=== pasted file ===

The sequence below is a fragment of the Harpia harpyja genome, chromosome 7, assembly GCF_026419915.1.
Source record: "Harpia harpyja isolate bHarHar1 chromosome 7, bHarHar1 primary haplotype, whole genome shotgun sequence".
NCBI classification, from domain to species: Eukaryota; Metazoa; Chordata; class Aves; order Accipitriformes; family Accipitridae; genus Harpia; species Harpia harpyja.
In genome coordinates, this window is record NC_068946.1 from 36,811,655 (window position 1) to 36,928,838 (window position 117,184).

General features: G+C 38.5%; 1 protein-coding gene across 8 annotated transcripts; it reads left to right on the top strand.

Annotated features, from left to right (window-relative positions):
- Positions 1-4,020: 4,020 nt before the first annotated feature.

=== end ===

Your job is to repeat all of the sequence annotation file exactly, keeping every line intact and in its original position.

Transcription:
The sequence below is a fragment of the Harpia harpyja genome, chromosome 7, assembly GCF_026419915.1.
Source record: "Harpia harpyja isolate bHarHar1 chromosome 7, bHarHar1 primary haplotype, whole genome shotgun sequence".
NCBI classification, from domain to species: Eukaryota; Metazoa; Chordata; class Aves; order Accipitriformes; family Accipitridae; genus Harpia; species Harpia harpyja.
In genome coordinates, this window is record NC_068946.1 from 36,811,655 (window position 1) to 36,928,838 (window position 117,184).

General features: G+C 38.5%; 1 protein-coding gene across 8 annotated transcripts; it reads left to right on the top strand.

Annotated features, from left to right (window-relative positions):
- Positions 1-4,020: 4,020 nt before the first annotated feature.